Treason of the Clarisy by M. Mullarkey. First Things, 7-27-15.
Father Rutler has made documentary films in the United States and England, contributes to numerous scholarly and popular journals and has published 16 books on theology, history, cultural issues, and the lives of the saints, and also one book on sports, as a member of the U.S. Squash Racquets Association.—from the biography page, Church of St. Michael.
The parish church has become the battered body of Christ—stripped, bruised, bloodied and crucified by sexual abuse and liturgical abuse. The slow and agonizing death of the Liturgy is simply a sign of the rot within the Church, the filth decried by Pope Benedict XVI. Waning faith is mirrored in the dopey, nervous churches that lack the confidence of earlier designs. Nervous architecture produces nervous disciples. Nervous, as in limp. Architecture, especially interior design, conditions relationships. We become what we inhabit.

St. Saviour's became an icon—an icon of the Faith, of Tradition, of Jesus the Lord, of beauty, truth and goodness, of discipleship—under the leadership of the iconodule Rutler. Pray that the wreck-o-vation of St. Saviours becomes the beginning of the end of the modern era of iconoclasm in the Church.

Victory over Vandals

Far too many priests and bishops are illiterate concerning culture and the arts. So, we have arid homilies and barren parish churches bereft of a vital component of the Faith—i.e., heart. The aesthetic dimension of the Faith is far, far under appreciated in seminary formation.

If the New Evangelization is anything, it is a restoration of beauty to the heart of the parish, a reclamation of liturgical catechesis and the return of Tradition to the forefront of people's thoughts and actions.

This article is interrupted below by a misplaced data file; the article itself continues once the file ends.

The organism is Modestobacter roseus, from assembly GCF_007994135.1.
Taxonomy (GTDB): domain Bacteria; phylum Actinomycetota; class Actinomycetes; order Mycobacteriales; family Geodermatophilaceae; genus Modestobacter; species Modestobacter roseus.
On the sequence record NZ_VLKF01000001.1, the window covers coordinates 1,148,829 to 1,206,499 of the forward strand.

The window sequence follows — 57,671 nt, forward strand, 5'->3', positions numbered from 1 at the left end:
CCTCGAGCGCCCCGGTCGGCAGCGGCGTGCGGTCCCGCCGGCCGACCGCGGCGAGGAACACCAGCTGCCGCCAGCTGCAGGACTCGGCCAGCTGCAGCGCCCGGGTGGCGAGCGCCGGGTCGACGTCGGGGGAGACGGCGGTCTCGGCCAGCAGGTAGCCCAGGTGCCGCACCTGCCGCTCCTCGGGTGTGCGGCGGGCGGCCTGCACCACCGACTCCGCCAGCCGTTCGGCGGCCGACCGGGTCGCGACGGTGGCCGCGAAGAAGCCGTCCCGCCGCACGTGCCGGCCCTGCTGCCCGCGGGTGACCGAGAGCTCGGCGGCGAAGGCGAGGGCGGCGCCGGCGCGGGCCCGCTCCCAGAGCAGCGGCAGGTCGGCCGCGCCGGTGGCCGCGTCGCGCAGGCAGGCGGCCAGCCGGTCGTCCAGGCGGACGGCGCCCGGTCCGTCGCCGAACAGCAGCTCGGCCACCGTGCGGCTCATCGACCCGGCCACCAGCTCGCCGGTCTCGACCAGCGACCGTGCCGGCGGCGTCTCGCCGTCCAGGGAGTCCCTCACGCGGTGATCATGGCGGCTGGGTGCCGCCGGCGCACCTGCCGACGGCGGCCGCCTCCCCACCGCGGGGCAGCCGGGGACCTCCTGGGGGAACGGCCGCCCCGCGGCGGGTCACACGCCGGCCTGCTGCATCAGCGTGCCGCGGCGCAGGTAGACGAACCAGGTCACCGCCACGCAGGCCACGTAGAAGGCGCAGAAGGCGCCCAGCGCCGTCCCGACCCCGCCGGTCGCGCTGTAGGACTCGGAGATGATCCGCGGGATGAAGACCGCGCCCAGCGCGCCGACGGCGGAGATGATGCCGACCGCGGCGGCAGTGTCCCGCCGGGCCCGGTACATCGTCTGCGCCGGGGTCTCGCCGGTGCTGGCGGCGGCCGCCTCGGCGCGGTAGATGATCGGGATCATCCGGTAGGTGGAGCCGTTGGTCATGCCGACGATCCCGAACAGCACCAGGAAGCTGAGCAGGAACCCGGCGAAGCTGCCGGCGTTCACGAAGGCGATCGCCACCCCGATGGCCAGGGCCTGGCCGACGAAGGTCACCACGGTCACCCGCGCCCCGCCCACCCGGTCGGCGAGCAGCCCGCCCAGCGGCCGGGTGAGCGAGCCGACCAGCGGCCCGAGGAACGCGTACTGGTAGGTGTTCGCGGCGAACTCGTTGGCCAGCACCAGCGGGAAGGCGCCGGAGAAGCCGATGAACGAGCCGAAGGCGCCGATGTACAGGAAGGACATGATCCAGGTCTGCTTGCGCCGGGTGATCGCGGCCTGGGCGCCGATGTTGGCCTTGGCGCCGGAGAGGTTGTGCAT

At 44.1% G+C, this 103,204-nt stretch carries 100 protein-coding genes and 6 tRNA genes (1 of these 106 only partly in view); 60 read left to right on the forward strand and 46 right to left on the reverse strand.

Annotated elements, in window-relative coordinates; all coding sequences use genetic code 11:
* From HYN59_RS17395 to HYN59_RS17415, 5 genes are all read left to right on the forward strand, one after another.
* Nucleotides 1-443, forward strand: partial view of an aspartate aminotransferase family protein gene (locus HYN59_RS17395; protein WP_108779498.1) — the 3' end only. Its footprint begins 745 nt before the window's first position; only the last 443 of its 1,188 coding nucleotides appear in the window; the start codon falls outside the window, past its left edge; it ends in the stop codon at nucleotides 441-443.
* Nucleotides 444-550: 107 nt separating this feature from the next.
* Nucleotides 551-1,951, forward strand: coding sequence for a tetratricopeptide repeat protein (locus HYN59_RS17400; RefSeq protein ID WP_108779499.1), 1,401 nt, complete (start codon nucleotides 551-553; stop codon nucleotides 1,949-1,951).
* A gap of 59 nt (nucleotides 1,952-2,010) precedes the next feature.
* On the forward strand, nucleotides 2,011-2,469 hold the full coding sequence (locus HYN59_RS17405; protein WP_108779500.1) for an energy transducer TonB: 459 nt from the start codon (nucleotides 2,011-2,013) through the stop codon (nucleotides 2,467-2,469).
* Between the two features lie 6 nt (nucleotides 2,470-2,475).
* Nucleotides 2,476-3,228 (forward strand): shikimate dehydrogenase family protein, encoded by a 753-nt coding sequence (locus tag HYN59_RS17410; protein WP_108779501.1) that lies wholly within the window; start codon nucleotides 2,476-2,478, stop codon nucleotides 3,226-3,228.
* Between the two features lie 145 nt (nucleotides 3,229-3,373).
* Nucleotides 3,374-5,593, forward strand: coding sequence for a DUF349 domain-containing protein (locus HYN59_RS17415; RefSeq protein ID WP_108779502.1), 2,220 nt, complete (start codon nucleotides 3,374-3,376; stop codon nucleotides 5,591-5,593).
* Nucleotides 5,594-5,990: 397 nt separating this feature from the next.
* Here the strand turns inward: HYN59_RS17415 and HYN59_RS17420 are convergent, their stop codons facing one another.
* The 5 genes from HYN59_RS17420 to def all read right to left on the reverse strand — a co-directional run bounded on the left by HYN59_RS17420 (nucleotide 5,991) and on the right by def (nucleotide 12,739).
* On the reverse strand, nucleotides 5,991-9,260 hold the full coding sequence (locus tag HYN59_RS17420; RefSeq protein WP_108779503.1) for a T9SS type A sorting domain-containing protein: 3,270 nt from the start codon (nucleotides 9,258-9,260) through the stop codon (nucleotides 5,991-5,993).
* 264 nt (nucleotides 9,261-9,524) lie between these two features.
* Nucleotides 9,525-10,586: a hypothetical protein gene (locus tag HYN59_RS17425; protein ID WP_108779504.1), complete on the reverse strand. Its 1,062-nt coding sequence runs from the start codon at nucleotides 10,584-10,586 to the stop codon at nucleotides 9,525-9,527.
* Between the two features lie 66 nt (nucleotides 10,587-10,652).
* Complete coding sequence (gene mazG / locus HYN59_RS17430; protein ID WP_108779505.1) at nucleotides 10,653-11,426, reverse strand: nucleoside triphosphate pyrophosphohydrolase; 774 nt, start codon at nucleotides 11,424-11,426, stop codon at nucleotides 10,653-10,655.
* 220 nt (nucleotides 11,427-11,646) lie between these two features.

Where the Liturgy is stripped of its artistic heart, young men and women find little or no life from which to draw inspiration to serve. Where there is beauty there are vocations to the priesthood and religious life. Where there is life, i.e., Tradition embodied in beautiful Liturgy and a beautiful temple, vocations spring forth in abundance. The Lord Jesus is seen and heard clearly through beautiful liturgy.

Hulk smash!

Meanwhile, stubborn ideologues who persist in their wayward antics—shunting the tabernacle off to some hidden chapel barely bigger than a closet; moving the celebrant's chair to the place formerly occupied by the tabernacle (arrogance!)—are permitted to exploit parish churches by using them as a canvas upon which to paint self portraits, portraits of self enamoured, aesthetically challenged brats who bully others into participating in their kooky plans.

It can hardly be mere coincidence that, when the mindset crept in to deprive the temple of art, the tabernacle housing the very Presence of Christ was moved aside and teaching about the Real Presence was evacuated from homilies.

God is the Creator. If we are created in His image and likeness, why have we allowed ourselves to be deprived of the dignity, privilege and responsibility to create for our God noble sanctuaries that lead souls to that same God of heaven and earth, sanctuaries with God, the Eucharistic Lord, adored at the heart and centre of the church? Has redeemed man—man, that is, who is baptized and restored to likeness with God—allowed himself to be pulled back into corruption and self loathing which has him producing banal "worship spaces" and crass pop music for Mass?

One Peter Five weighs in: HERE
Rorate Cæli weighs in: HERE

Monsignor Charles Pope has a good article entitled On The Biblical Roots and Requirements of Church Design: